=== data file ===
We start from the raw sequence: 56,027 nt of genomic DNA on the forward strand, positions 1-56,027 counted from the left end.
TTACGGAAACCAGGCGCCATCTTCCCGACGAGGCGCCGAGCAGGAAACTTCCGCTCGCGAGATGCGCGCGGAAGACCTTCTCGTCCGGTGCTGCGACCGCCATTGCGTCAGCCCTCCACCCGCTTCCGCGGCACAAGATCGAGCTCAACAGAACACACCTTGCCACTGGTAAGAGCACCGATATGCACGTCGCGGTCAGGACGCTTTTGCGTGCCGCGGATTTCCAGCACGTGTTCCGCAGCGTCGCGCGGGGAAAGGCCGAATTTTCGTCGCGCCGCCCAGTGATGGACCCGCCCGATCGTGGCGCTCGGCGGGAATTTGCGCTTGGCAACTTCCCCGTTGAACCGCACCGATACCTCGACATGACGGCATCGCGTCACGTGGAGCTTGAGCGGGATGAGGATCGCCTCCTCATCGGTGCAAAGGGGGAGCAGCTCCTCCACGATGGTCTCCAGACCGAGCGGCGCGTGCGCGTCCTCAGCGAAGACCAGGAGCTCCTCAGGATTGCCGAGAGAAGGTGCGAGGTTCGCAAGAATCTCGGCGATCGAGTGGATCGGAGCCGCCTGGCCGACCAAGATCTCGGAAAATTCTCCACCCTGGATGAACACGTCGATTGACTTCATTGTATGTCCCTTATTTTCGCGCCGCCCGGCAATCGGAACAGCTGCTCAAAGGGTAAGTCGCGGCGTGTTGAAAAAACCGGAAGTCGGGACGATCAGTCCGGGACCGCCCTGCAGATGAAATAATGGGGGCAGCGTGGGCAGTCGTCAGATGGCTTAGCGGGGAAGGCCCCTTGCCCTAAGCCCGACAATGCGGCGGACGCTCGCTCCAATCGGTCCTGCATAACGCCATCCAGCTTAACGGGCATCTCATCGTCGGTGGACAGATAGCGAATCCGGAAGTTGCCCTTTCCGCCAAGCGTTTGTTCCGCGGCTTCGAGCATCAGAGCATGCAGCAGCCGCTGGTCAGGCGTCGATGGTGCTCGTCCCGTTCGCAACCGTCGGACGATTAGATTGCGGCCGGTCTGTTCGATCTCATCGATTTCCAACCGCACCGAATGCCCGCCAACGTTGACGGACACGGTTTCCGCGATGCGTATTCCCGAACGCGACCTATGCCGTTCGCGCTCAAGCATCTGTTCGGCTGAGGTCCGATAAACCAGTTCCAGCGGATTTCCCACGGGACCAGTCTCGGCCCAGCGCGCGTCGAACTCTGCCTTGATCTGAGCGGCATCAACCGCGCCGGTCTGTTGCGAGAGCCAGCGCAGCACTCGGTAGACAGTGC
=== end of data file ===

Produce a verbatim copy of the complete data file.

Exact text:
We start from the raw sequence: 56,027 nt of genomic DNA on the forward strand, positions 1-56,027 counted from the left end.
TTACGGAAACCAGGCGCCATCTTCCCGACGAGGCGCCGAGCAGGAAACTTCCGCTCGCGAGATGCGCGCGGAAGACCTTCTCGTCCGGTGCTGCGACCGCCATTGCGTCAGCCCTCCACCCGCTTCCGCGGCACAAGATCGAGCTCAACAGAACACACCTTGCCACTGGTAAGAGCACCGATATGCACGTCGCGGTCAGGACGCTTTTGCGTGCCGCGGATTTCCAGCACGTGTTCCGCAGCGTCGCGCGGGGAAAGGCCGAATTTTCGTCGCGCCGCCCAGTGATGGACCCGCCCGATCGTGGCGCTCGGCGGGAATTTGCGCTTGGCAACTTCCCCGTTGAACCGCACCGATACCTCGACATGACGGCATCGCGTCACGTGGAGCTTGAGCGGGATGAGGATCGCCTCCTCATCGGTGCAAAGGGGGAGCAGCTCCTCCACGATGGTCTCCAGACCGAGCGGCGCGTGCGCGTCCTCAGCGAAGACCAGGAGCTCCTCAGGATTGCCGAGAGAAGGTGCGAGGTTCGCAAGAATCTCGGCGATCGAGTGGATCGGAGCCGCCTGGCCGACCAAGATCTCGGAAAATTCTCCACCCTGGATGAACACGTCGATTGACTTCATTGTATGTCCCTTATTTTCGCGCCGCCCGGCAATCGGAACAGCTGCTCAAAGGGTAAGTCGCGGCGTGTTGAAAAAACCGGAAGTCGGGACGATCAGTCCGGGACCGCCCTGCAGATGAAATAATGGGGGCAGCGTGGGCAGTCGTCAGATGGCTTAGCGGGGAAGGCCCCTTGCCCTAAGCCCGACAATGCGGCGGACGCTCGCTCCAATCGGTCCTGCATAACGCCATCCAGCTTAACGGGCATCTCATCGTCGGTGGACAGATAGCGAATCCGGAAGTTGCCCTTTCCGCCAAGCGTTTGTTCCGCGGCTTCGAGCATCAGAGCATGCAGCAGCCGCTGGTCAGGCGTCGATGGTGCTCGTCCCGTTCGCAACCGTCGGACGATTAGATTGCGGCCGGTCTGTTCGATCTCATCGATTTCCAACCGCACCGAATGCCCGCCAACGTTGACGGACACGGTTTCCGCGATGCGTATTCCCGAACGCGACCTATGCCGTTCGCGCTCAAGCATCTGTTCGGCTGAGGTCCGATAAACCAGTTCCAGCGGATTTCCCACGGGACCAGTCTCGGCCCAGCGCGCGTCGAACTCTGCCTTGATCTGAGCGGCATCAACCGCGCCGGTCTGTTGCGAGAGCCAGCGCAGCACTCGGTAGACAGTGC